Paco Rabanne designer Julien Dossena wants women to feel the love. “I want quality fashion, not parkas and sweatshirts,” he said backstage before his fall show. “I can do that and I do, and it sells a lot, but my job as a designer is doing something where you can see the love and the work.”

He broke free of the brand’s chainmail heritage to articulate his own decorative vision. “I was searching for beauty, what does glamour mean now and how can you contextualize it in a contemporary way?”

The answer was in a mix of Golden Age Hollywood and early Eighties British dandyism (Adam Ant, Roxy Music, Brian Eno and the like) with a dash of Fifties French couture fantasy. In other words, old world meets new wave.

There were plenty of reasons to want to dress up. Thirties screen siren bias-cut gowns in floral velvet or liquid silk-satin accented with jewelry-like embroideries, for one. They came with beaded cardigans, black patterned stockings and mary janes for an haute allure, or with Deco wave-patterned knits layered underneath the dresses and cowboy boots on the feet for a more contemporary cool. Bias-cut skirts were also desirable, none more so than a black-and-silver dot version with cropped black satin puff-sleeve blouse revealing a slice of midriff — and conjuring a bit of Nineties grunge to add another element to the time-traveling magic.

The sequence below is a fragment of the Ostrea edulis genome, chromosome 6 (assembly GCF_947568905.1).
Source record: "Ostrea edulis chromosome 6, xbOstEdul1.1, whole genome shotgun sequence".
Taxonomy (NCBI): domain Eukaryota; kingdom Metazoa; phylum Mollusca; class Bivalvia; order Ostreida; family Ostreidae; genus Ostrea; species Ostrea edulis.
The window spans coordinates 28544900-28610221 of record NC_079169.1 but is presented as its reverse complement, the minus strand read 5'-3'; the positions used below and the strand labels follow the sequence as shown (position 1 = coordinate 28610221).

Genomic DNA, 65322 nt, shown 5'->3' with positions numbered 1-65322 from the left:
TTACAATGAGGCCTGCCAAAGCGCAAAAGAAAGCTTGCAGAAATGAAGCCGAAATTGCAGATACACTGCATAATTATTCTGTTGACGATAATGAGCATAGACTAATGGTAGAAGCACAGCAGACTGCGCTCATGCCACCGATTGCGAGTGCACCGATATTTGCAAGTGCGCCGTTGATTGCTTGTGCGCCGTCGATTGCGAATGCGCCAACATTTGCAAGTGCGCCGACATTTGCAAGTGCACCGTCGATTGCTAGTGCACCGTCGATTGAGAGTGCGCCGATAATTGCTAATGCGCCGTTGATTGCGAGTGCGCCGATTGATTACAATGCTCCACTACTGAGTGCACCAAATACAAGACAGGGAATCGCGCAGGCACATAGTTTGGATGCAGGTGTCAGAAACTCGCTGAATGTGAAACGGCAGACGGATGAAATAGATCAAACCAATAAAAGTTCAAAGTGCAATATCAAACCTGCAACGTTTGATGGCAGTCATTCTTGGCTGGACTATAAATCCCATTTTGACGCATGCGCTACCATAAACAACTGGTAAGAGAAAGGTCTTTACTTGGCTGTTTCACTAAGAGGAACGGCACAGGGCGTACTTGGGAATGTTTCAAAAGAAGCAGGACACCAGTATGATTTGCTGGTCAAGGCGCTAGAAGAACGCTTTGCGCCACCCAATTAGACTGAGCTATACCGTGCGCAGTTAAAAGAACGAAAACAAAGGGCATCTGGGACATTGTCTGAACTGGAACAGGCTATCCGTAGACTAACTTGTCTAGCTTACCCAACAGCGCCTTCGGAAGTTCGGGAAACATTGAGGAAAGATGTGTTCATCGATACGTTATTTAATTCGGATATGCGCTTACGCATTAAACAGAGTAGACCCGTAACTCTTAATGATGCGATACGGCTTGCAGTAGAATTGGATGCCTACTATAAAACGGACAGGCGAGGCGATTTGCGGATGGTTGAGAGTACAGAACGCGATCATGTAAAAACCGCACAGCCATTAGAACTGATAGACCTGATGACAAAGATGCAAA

Dossena seems to be making a serious play for the red carpet. Case in point: couture-inspired duchesse satin gowns lengthened with trains had narrow shoulder straps and short skirts to keep the look from being too precious. A sparkling crystal net skirt layered on top of a black bodysuit twisted into a rosette at the neckline, with a slit open back edged in crystals, also cast a spell, as did a sparkling crystal dress layered over another in floral silk. They were only outdone by the bombshell silver metal mesh gown with 3-D flower at the neckline that had Rihanna’s stylist Mel Ottenberg reaching for his camera.

Not forgetting the androgynous elements he’s also been exploring in recent seasons, Dossena added decorative elements to a tuxedo coat with extra-large jeweled buttons, and clashed genres, showing a gold-embroidered military coat over leopard-patterned trousers, and romantic floral print blouse with charming silk flower cutouts at the neck. “I want to make clothes that you are thrilled to wear,” he said. Consider us smitten.